Friday, June 06, 2003

Those special priests, III
Dom Sebastian Moore OSB, Marquette University Campus Ministry, Milwaukee WI, mid-1970's to early 80's.

During the winter of 1974-75, in my freshman year at Marquette University, I joined a Campus Ministry discussion group that was reading St Teresa'a Interior Castle. Its facilitator was an elderly monk called Dom Sebastian. He was gentle, soft-spoken, and he really knew his Teresa of Avila. And, he didn't attend to academic rank --- each of us, from the doctoral candidates to the youngest freshman had his attention and respect, so long as we had done our reading and our praying, and came prepared and willing to contribute. I lapped it up like a thirsty kitten does a saucer of milk. Then I re-upped for St. John of the Cross and Dark Night of the Soul. When I returned to campus that fall for sophomore year, I sought out Dom Sebastian's Eucharist, and discovered insights in his homilies, which he would mimeograph and hand out after Mass; his congregants were expected to read them, pray with them, mark them up, catch any problems or errors, and get back to Dom Sebastian about them. These homily-essays were what was to become the books The Crucified Is No Stranger and The Fire and the Rose Are One.

But even more, I was learning from watching him. He was as eccentric and absent-minded as theologians come, and he was brilliant, yet he seemed to be very comfortable in his own skin. I envied him. I had spent lots of energy, for as long as I could remember, trying to get normal and average, and when it became obvious even to me that was never going to happen, trying to at least "pass" normal and average. The not-very-successful facades were getting harder and harder to maintain; after all, it was my abnormality that was making it possible even to be in Milwaukee and to attend college, the side-effect of talent for standardized multiple-choice exams like the PSAT/NMSQT and the SATs was providing the money for tuition. Dom Sebastian was obviously at least as "abnormal" as me, probably much more so, but he had no need to cover it up or brush it off, or even to flaunt it; it was just a part of who he was. I wanted to find out how he did that.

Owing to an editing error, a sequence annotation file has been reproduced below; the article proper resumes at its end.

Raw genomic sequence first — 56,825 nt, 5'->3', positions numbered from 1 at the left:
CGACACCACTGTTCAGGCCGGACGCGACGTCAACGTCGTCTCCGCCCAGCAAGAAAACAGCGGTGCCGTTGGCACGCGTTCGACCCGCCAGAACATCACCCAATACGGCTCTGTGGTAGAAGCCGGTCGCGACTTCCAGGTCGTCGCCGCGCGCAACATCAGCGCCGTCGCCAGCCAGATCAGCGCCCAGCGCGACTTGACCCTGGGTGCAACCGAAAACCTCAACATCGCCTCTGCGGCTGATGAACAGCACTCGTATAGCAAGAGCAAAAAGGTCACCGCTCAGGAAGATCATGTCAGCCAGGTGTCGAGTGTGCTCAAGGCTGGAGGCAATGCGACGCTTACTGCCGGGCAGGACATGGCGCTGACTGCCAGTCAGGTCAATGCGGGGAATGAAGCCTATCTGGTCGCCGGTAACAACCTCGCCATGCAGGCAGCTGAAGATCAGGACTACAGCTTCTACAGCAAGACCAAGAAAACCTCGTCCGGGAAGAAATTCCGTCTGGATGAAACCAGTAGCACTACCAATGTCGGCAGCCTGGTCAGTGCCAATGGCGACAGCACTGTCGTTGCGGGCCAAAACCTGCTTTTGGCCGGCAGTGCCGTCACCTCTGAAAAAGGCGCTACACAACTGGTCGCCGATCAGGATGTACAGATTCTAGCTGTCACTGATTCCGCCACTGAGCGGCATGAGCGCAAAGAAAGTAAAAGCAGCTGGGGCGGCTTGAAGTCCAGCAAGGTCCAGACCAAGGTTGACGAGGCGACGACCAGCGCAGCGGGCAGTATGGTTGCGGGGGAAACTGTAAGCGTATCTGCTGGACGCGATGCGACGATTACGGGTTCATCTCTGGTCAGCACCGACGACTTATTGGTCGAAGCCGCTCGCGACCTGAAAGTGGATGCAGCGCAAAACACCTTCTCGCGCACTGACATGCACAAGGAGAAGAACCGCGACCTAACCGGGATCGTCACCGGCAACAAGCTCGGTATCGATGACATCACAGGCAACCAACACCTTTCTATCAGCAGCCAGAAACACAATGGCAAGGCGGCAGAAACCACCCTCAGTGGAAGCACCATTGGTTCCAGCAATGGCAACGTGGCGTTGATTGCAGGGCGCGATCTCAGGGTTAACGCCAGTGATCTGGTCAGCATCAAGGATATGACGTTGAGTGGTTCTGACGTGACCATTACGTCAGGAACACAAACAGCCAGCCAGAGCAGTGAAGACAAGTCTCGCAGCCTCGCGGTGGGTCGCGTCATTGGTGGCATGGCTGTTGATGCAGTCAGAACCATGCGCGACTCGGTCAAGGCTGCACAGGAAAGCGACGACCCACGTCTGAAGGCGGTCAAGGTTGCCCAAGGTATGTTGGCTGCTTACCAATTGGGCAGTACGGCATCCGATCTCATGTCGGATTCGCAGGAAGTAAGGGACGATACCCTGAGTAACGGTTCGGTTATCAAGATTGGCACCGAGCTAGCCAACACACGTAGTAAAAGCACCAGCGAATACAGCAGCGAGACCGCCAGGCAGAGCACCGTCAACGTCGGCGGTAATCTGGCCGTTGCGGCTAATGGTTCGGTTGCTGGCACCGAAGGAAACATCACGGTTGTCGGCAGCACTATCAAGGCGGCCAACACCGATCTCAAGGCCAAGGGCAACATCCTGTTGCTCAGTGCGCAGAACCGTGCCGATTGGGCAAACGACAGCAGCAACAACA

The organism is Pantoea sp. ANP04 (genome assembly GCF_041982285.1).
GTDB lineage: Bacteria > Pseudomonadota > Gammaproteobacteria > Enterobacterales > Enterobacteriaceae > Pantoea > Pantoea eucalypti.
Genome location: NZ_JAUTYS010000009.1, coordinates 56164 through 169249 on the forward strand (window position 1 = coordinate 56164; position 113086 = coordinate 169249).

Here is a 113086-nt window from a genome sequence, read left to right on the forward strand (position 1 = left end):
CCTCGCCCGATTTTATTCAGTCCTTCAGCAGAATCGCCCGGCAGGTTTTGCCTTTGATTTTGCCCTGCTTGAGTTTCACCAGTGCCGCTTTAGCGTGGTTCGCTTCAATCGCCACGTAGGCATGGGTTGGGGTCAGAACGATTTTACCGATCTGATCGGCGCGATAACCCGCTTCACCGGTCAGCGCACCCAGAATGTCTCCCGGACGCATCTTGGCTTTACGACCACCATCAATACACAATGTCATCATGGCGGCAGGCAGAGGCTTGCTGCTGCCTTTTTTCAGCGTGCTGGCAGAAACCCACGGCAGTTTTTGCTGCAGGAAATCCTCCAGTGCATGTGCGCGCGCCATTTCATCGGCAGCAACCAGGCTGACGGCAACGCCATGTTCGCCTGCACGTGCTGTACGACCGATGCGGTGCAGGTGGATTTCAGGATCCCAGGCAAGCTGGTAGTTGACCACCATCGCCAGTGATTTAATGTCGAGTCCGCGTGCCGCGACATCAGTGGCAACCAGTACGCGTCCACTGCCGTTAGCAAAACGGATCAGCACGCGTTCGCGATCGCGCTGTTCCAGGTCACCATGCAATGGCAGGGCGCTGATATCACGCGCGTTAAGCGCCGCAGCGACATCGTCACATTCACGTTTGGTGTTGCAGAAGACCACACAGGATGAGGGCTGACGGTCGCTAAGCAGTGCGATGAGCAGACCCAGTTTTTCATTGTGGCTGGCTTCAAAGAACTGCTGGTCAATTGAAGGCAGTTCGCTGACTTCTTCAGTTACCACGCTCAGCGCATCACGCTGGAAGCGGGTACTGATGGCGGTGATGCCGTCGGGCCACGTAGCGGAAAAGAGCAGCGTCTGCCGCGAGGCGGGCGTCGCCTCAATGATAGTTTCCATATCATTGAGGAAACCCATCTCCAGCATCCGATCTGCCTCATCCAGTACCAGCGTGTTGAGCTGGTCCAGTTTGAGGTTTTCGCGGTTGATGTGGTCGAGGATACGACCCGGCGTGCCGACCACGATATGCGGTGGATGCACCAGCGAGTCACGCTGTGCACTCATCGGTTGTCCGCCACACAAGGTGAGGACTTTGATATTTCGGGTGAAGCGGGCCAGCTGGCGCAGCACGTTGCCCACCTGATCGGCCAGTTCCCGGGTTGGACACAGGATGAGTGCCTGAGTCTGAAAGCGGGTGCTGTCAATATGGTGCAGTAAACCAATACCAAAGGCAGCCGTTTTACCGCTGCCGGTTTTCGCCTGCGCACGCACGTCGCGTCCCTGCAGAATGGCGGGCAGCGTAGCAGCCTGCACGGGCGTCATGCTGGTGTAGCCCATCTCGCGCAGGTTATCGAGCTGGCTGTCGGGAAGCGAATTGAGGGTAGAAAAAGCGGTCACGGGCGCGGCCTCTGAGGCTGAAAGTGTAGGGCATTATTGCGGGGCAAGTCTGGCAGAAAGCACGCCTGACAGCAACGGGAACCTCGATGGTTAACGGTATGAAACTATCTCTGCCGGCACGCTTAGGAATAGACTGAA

So I started dropping into his office, at first to discuss points from the latest purple mimeograph (or at least on that pretext), and eventually he became my spiritual director for my last two years as an undergrad and during my time in graduate school, until he (and Fr. Matt Lamb) moved to Boston for the Lonergan Institute.

And I learned that humility doesn't mean denying who you are. It doesn't imply getting normal and average, or pretending to. It means accepting and even embracing the full truth of my life as a gift, without pretense, and being grateful. Being a socially-inept bright pious nerd is not a sin, it is just a fact. There's no need to object strenuously when people point out one or another of my abnormalities (though I still blushed when Gerard added "seems to be something of a contemplative" to my listing on the Great Catholic Blog List.....).

How to live comfortably, joyously, and without fear, in the body and mind, soul and spirit, with the particular mix of abilities and disabilities, gifts, talents, and callings granted by God, was the lesson. The example of that one-of-a-kind (but aren't we all originals?) Benedictine monk in a Jesuit world, Dom Sebastian Moore, was the textbook.
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